Before delving deeper, we need to address one more thing—the immune system. Just beyond the single layer of epithelial cells, we have immune cells in the lamina propria, containing innate and adaptive immune cells. These cells protect against microorganisms that penetrate the epithelium.

Starting from the inside of the gut and moving outward, we’ve gone through the layers of the gut lining—from the gut lumen and microbiota to the mucosa, then to the epithelium, and finally to the immune cells.

Now, there is one last thing that might be helpful to review—the reminder of those tight junctions. For cells to form an epithelium, they need to be attached to the membrane by intercellular junctions, classified into three groups: intercellular junctions, anchor junctions, and communicating junctions. The tight junction proteins must be regulated to avoid any deleterious effects on the integrity of the barrier. Defects in the barrier with the TJs open in a prolonged way can allow the passage of antigens from the diet or bacteria, a situation known as leaky gut syndrome or simply increased intestinal permeability.

Now, to solidify the relationship between tight junction proteins and intestinal stem cells—we need to remember that these cells at the crypt of the villi are responsible for differentiating into cells of the epithelium, thus renewing the single layer of epithelial cells that make up the gut lining. And the enterocyte, in particular, is largely responsible for making the proteins that form tight junctions. So, we need those intestinal stem cells to function properly and be in good supply in order to then differentiate into all those specialized cell types, so that they can maintain the overall integrity of the gut lining (and produce tight junction proteins, for instance).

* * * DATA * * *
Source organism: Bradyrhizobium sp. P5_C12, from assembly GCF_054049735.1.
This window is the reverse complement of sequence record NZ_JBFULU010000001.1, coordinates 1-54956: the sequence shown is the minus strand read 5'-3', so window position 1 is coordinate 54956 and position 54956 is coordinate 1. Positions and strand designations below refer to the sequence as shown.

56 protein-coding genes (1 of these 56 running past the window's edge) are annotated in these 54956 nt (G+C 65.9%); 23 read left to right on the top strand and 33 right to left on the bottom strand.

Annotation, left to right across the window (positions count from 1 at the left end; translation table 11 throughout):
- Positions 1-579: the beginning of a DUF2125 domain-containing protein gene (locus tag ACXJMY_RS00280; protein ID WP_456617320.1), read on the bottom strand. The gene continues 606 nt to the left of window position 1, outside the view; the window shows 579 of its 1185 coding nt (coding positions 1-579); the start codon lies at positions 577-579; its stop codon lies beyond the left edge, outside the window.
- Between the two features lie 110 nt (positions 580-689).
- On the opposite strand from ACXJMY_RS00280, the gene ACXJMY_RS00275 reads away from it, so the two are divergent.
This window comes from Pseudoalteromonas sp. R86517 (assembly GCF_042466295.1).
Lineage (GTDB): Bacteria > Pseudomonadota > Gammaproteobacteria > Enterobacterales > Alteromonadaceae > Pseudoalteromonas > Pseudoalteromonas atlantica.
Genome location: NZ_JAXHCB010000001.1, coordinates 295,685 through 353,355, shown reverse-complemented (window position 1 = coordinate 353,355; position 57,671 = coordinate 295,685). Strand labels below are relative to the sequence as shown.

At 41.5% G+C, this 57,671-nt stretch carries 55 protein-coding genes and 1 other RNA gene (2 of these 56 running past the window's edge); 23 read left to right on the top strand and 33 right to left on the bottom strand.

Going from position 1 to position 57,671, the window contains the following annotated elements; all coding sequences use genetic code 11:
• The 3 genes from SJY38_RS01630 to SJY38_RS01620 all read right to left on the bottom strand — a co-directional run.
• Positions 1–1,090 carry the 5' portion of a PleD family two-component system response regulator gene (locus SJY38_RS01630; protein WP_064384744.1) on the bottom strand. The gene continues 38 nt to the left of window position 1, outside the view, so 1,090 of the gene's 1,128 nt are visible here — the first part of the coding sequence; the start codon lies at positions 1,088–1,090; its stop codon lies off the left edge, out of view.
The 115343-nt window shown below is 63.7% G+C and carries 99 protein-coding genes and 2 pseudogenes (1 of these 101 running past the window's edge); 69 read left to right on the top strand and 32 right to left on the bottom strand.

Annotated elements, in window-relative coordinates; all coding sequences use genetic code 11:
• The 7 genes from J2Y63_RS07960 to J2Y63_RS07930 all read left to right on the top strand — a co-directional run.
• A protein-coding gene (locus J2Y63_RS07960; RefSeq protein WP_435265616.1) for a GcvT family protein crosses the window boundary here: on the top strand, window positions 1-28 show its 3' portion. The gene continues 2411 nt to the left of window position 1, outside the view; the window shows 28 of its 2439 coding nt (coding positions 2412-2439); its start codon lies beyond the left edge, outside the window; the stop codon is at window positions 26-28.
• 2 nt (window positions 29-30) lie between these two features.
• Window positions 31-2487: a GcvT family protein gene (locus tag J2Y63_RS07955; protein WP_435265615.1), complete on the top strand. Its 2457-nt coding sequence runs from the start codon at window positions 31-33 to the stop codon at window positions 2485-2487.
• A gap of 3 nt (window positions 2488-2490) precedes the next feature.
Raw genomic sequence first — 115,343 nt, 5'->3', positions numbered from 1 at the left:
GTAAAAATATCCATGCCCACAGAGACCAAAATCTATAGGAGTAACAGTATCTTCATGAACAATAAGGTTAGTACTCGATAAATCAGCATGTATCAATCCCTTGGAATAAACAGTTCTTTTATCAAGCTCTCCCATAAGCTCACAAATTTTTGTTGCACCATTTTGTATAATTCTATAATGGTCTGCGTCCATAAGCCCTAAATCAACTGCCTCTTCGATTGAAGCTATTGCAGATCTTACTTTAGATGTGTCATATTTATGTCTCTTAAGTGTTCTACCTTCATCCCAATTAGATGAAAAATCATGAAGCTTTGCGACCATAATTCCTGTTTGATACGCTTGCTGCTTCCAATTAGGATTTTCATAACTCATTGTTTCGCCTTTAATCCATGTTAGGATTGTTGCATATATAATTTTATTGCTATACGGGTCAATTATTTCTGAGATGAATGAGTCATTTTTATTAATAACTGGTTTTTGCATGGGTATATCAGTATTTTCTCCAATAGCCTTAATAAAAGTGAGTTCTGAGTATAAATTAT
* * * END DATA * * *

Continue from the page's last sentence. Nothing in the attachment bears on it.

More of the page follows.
Factors that affect the intestinal stem cell pool: Aging

A recent study looked at aged intestinal stem cells versus young ones, noting differences in gene activity, which could lead to chronic inflammation (due to an increase in the expression of MHC class II molecules on the surface of these stem cells).

Factors that affect the intestinal stem cell pool: Dysbiosis

Aside from aging, dysbiosis can disrupt the function of regulatory T cells, leading to depletion of the intestinal stem cell pools.

All-in-all, it’s essential to maintain the health and function of these stem cells, as they are crucial for the continuous turnover of epithelial cells in the gut lining.

Therapies & Nutrients

Stem cell therapy shows promise, but it's not yet affordable or well-regulated. In the meantime, protecting mitochondria, reducing oxidative stress, and addressing sources of inflammation like gut dysbiosis are vital for supporting stem cell health and renewal.

Some nutrients and compounds, such as vitamin D, aloe vera, and L-arginine, have been shown to support increase populations of intestinal stem cells as well. More research is needed, but these findings provide insights into potential strategies for maintaining intestinal stem cell function.

In summary, intestinal stem cells are essential for the continuous turnover of epithelial cells in the gut lining. Depletion or dysfunction of these cells can impair intestinal barrier function and increase susceptibility to damage and inflammation, whether due to intrinsic factors like aging or extrinsic factors like dysbiosis.